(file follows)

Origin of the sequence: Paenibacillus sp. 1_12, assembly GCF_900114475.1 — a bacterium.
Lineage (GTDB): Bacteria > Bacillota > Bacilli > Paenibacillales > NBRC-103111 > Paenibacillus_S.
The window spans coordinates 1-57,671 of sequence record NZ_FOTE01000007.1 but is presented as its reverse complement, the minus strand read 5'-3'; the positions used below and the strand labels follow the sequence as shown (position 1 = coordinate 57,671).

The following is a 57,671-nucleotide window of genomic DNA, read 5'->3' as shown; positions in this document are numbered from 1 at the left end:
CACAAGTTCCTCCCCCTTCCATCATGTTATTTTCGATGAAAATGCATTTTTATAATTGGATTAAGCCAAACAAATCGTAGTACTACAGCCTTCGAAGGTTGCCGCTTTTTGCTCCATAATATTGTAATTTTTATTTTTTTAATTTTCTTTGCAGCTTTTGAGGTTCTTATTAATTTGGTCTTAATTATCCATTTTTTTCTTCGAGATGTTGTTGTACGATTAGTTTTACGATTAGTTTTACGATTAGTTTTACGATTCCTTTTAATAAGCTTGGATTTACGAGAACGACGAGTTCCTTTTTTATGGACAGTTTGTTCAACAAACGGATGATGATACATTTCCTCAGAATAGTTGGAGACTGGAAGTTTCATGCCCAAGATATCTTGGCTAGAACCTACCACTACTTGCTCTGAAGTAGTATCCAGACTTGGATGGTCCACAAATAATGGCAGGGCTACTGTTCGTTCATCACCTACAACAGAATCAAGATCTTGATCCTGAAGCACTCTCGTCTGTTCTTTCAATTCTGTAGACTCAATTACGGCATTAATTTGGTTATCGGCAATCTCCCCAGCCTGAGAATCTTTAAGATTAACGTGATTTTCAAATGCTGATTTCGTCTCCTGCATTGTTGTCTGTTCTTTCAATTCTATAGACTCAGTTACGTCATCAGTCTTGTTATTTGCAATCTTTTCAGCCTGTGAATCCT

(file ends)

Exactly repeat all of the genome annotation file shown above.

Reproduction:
Origin of the sequence: Paenibacillus sp. 1_12, assembly GCF_900114475.1 — a bacterium.
Lineage (GTDB): Bacteria > Bacillota > Bacilli > Paenibacillales > NBRC-103111 > Paenibacillus_S.
The window spans coordinates 1-57,671 of sequence record NZ_FOTE01000007.1 but is presented as its reverse complement, the minus strand read 5'-3'; the positions used below and the strand labels follow the sequence as shown (position 1 = coordinate 57,671).

The following is a 57,671-nucleotide window of genomic DNA, read 5'->3' as shown; positions in this document are numbered from 1 at the left end:
CACAAGTTCCTCCCCCTTCCATCATGTTATTTTCGATGAAAATGCATTTTTATAATTGGATTAAGCCAAACAAATCGTAGTACTACAGCCTTCGAAGGTTGCCGCTTTTTGCTCCATAATATTGTAATTTTTATTTTTTTAATTTTCTTTGCAGCTTTTGAGGTTCTTATTAATTTGGTCTTAATTATCCATTTTTTTCTTCGAGATGTTGTTGTACGATTAGTTTTACGATTAGTTTTACGATTAGTTTTACGATTCCTTTTAATAAGCTTGGATTTACGAGAACGACGAGTTCCTTTTTTATGGACAGTTTGTTCAACAAACGGATGATGATACATTTCCTCAGAATAGTTGGAGACTGGAAGTTTCATGCCCAAGATATCTTGGCTAGAACCTACCACTACTTGCTCTGAAGTAGTATCCAGACTTGGATGGTCCACAAATAATGGCAGGGCTACTGTTCGTTCATCACCTACAACAGAATCAAGATCTTGATCCTGAAGCACTCTCGTCTGTTCTTTCAATTCTGTAGACTCAATTACGGCATTAATTTGGTTATCGGCAATCTCCCCAGCCTGAGAATCTTTAAGATTAACGTGATTTTCAAATGCTGATTTCGTCTCCTGCATTGTTGTCTGTTCTTTCAATTCTATAGACTCAGTTACGTCATCAGTCTTGTTATTTGCAATCTTTTCAGCCTGTGAATCCT